There has not been a time in my life where I wasn’t in love with nature. From my pre-school days playing with toy animals and those 100 piece farm sets complete with farm animals and a metal barn, to my first set of binoculars and my very first copy of Roger Tory Peterson’s Field Guide to the Birds, to my teenager days of dreaming to be the next Marlin Perkins or a Frank or John Craighead tagging grizzly bears, I was bitten by the nature bug.
While I was interested in other things, nature always took top priority. By the age of ten I knew every bird and every bird song emanating from the mountains surrounding my home. I turned my attention to learning about flowers, trees, mammals and everything else nature. I couldn’t wait to watch Wild Kingdom every Sunday night to see what
Marling Perkins and his side kick Jim Fowler would be doing, and I waited for each new National Geographic Special that would air on TV. I even taped those shows and would play them at night. Instead of music, it was these tape recorded shows that would lull me to sleep.
And while I was the only person in my community who had such a passion for nature, I wasn’t one to brag about it. I kept it to myself, except for my family. Living in the coalfields of southern West Virginia, the only connection most folks had to nature was to either fish for it, hunt for it, or trap for it. And it didn’t matter if how it was done was legal or illegal; the “dominion over nature” aspect of nature was the prevailing thought of the region. In many respects, it still is today.
Since my Dad wasn’t a hunter (he loved to fish), we did not have guns in our home. So I wasn’t exposed to the hunter approach to nature appreciation. I wasn’t interested in the consumptive aspects of nature. Instead, I became a fanatic birder and I was probably the only birder in the county or region for that matter. I became a self-taught naturalist, soaking in every nature book I could find in my school’s library and on the shelves of the Book Mobile that visited our town once a month. I couldn’t get enough of learning about the trees, animals, natural history and ecology of our country. I thought nothing of roaming the mountains around my home – most of the time alone. I dreamed of being a wildlife biologist and a refuge manager for the U.S. Fish and Wildlife Service. That dream came true for me as I spent 28 years working for the Service and other organizations in wildlife ecology.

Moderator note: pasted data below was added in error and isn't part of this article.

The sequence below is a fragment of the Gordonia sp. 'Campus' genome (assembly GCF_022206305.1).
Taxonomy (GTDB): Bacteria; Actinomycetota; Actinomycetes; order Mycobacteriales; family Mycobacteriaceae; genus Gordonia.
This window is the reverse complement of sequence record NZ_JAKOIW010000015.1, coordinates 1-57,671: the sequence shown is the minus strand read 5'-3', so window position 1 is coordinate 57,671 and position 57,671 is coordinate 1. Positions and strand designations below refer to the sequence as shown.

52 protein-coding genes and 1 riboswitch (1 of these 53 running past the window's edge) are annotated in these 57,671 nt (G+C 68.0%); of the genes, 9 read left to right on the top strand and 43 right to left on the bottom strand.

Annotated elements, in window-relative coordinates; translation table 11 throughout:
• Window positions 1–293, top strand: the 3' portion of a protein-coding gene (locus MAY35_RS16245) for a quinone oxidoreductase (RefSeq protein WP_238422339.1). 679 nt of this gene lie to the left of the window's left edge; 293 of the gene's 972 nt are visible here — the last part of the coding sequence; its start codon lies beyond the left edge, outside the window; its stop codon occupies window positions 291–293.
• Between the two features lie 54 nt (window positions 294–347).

How did a little boy growing up in a poverty-stricken region of the country achieve his dream? Well, determination and not paying attention to all the naysayers helped, and believe me, there were many folks who told me it wouldn’t happen. My rock of strength during this time was my mother who saw my passion for nature as a way to escape the harsh life of the coalfields. She also figured out that this fascination with nature would keep me out of trouble most of the time. So she encouraged me to continue learning and exploring. She got me books, my first binoculars and field guides. She sent me to a science camp when I was 13 and surprised me one Christmas with a brand new Sears and Roebuck spotting scope.
My mother didn’t actively participate in my love for nature (she was bit older than most Moms), but she did play a critical role in encouraging me to continue learning about it. She provided the tools to help me learn and develop my skills. She was always there.
So, as a father today, I’ve attempted to do the same thing with my son Carson. To see what I offer as a father in getting kids engaged in nature, read Part IV: A Father’s Perspective.